Legal and Historical Legitimacy
The right of return is a principle in international law which guarantees everyone's right of voluntary return to their country of origin or of citizenship. A right of return based on nationality, citizenship or ancestry may be enshrined in a country's constitution or law.
The right is formulated in several modern treaties and conventions, most notably in the 1948 Universal Declaration of Human Rights, the 1966 International Covenant on Civil and Political Rights and the 1948 Fourth Geneva Convention. The Geneva Conventions, it has been argued, have passed into customary international law and that the right of return is binding on non-signatories to the conventions.
The right of return is often invoked by representatives of refugee groups to assert that they have a right to return to the country from which they were displaced.
There are various recorded cases in ancient history where people who had been deported or uprooted from their city or homeland were allowed (or encouraged) to return, typically when the balance of military and political forces which caused their exile had changed.
The Universal Declaration of Human Rights (UDHR), article 13 states the following:
- Everyone has the right to freedom of movement and residence within the borders of each State.
- Everyone has the right to leave any country, including his own, and to return to his country.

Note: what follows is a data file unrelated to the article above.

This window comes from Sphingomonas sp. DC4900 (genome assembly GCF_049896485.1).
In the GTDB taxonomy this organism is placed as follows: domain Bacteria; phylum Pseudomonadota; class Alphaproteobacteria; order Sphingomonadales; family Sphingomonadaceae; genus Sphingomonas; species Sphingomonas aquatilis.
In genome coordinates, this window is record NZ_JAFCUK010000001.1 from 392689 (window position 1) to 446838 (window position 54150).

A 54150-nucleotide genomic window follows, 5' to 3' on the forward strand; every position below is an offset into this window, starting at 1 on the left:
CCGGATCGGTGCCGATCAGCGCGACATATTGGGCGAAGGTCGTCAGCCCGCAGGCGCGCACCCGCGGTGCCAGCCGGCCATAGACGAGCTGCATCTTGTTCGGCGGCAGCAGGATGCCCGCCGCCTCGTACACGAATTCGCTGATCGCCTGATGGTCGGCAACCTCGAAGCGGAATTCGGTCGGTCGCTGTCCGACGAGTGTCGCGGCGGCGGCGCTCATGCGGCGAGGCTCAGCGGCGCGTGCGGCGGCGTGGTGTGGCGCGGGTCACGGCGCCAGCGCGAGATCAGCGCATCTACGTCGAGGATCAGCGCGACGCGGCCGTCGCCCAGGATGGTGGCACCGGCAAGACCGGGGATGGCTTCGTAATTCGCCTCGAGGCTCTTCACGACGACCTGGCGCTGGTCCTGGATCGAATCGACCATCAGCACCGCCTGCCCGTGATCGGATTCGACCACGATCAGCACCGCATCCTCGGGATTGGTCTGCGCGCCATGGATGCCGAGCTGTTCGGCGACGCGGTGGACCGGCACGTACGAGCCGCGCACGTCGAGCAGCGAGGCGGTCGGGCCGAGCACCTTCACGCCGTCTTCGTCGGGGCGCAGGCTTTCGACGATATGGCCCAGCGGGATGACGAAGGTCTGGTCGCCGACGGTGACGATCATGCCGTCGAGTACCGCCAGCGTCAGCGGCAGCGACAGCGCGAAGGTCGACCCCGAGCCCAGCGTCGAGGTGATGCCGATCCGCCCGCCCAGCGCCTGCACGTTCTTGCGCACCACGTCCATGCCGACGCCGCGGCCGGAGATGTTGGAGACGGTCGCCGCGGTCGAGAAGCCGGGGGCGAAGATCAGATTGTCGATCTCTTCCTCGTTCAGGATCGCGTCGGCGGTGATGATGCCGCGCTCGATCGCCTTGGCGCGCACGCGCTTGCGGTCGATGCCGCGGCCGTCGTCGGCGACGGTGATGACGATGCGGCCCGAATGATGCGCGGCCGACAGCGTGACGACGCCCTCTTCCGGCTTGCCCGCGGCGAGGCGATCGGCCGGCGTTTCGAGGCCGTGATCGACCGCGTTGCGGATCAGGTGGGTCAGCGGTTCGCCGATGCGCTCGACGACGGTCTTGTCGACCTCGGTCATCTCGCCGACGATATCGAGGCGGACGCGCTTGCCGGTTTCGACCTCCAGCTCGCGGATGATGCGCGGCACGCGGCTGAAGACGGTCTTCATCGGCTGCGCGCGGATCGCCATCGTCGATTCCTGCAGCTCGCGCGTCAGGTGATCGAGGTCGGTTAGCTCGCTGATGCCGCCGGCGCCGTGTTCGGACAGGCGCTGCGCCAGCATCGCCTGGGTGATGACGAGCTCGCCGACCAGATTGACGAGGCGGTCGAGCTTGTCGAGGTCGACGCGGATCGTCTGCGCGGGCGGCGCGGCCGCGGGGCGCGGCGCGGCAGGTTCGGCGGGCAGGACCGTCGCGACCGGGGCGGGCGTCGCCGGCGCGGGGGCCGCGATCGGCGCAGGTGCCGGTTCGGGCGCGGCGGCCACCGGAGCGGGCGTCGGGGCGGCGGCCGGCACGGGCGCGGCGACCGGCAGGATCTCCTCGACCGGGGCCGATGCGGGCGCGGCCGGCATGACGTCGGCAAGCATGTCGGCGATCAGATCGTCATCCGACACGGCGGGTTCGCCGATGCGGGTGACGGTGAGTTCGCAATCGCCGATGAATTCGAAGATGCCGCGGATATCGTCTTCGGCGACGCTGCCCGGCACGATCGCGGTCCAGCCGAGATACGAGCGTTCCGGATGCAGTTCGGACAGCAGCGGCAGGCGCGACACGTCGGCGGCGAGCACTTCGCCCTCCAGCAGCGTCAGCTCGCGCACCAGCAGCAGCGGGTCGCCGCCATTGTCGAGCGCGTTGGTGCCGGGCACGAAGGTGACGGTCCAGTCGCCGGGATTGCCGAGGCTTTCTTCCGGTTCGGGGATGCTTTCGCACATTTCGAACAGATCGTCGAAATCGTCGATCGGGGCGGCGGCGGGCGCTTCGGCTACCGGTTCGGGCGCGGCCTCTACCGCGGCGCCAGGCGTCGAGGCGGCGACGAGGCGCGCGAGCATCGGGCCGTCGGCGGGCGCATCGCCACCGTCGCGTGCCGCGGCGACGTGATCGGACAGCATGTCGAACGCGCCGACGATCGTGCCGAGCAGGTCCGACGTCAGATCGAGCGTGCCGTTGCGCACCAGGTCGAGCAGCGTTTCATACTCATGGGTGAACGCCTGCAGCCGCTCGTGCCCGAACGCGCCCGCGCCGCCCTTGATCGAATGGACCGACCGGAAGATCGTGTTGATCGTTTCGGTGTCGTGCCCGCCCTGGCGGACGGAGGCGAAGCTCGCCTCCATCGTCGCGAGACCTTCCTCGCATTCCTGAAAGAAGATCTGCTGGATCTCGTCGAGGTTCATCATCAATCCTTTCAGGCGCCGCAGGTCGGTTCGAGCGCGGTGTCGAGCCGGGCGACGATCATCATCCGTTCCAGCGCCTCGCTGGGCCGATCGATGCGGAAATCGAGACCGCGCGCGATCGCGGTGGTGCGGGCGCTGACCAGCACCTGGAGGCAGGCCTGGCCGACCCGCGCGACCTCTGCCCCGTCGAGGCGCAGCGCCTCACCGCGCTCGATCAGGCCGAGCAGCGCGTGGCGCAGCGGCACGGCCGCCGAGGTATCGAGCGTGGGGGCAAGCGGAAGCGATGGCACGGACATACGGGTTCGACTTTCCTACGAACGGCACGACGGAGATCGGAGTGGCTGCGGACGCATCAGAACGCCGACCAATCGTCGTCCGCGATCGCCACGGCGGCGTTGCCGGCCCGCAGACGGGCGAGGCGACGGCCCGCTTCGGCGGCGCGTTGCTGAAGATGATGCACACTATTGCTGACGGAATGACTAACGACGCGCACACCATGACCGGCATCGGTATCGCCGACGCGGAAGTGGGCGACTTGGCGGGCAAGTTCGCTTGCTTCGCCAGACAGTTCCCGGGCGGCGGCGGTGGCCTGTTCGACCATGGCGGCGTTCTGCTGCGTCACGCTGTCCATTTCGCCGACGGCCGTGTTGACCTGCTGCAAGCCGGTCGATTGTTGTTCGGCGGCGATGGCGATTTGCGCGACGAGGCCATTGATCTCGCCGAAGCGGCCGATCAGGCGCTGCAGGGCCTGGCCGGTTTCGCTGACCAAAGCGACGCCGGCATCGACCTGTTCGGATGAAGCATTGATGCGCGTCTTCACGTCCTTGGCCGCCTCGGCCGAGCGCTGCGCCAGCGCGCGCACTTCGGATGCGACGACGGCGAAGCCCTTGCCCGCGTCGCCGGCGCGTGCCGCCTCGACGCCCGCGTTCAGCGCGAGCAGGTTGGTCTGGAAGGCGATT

The International Covenant on Civil and Political Rights (ICCPR) article 12(4) states the following: “No one shall be arbitrarily deprived of the right to enter his own country”.
The Fourth Geneva Convention, article 49 states that: “Individual or mass forcible transfers, as well as deportations of protected persons from occupied territory to the territory of the Occupying Power or to that of any other country, occupied or not, are prohibited, regardless of their motive”.
The Convention on the Elimination of All Forms of Racial Discrimination, article 5d(ii) states that individuals have the right to “leave any country, including one's own, and to return to one's country”.
The United Nations General Assembly adopted resolution 194 (III), resolving that “refugees wishing to return to their homes and live at peace with their neighbors should be permitted to do so at the earliest practicable date, and that compensation should be paid for the property of those choosing not to return and for loss of or damage to property which, under principles of international law or equity, should be made good by the Governments or authorities responsible.”
The UN resolution urged to apply the right to return as a basic and essential right in international law. It emphasized the need to allow the willing refugees to return to their homes. The choice is to be made by the refugee. Nobody can decide on his/her behalf or deny this right. It is a hostile act to use force to prevent a refugee from returning to his/her home.
The resolution also calls for the return of the Palestinian refugees in the earliest possible opportunity, which means at the end of the fight in 1948, when the truce was signed firstly with Egypt in February 1949 and then with Lebanon, and at last with Syria in 1949.
Israel’s continuous violation of the right of return is a violation of international law itself, which makes Israel liable to compensate the refugees for the psychological and physical loss and damage and their right of the rent of their property all the previous time.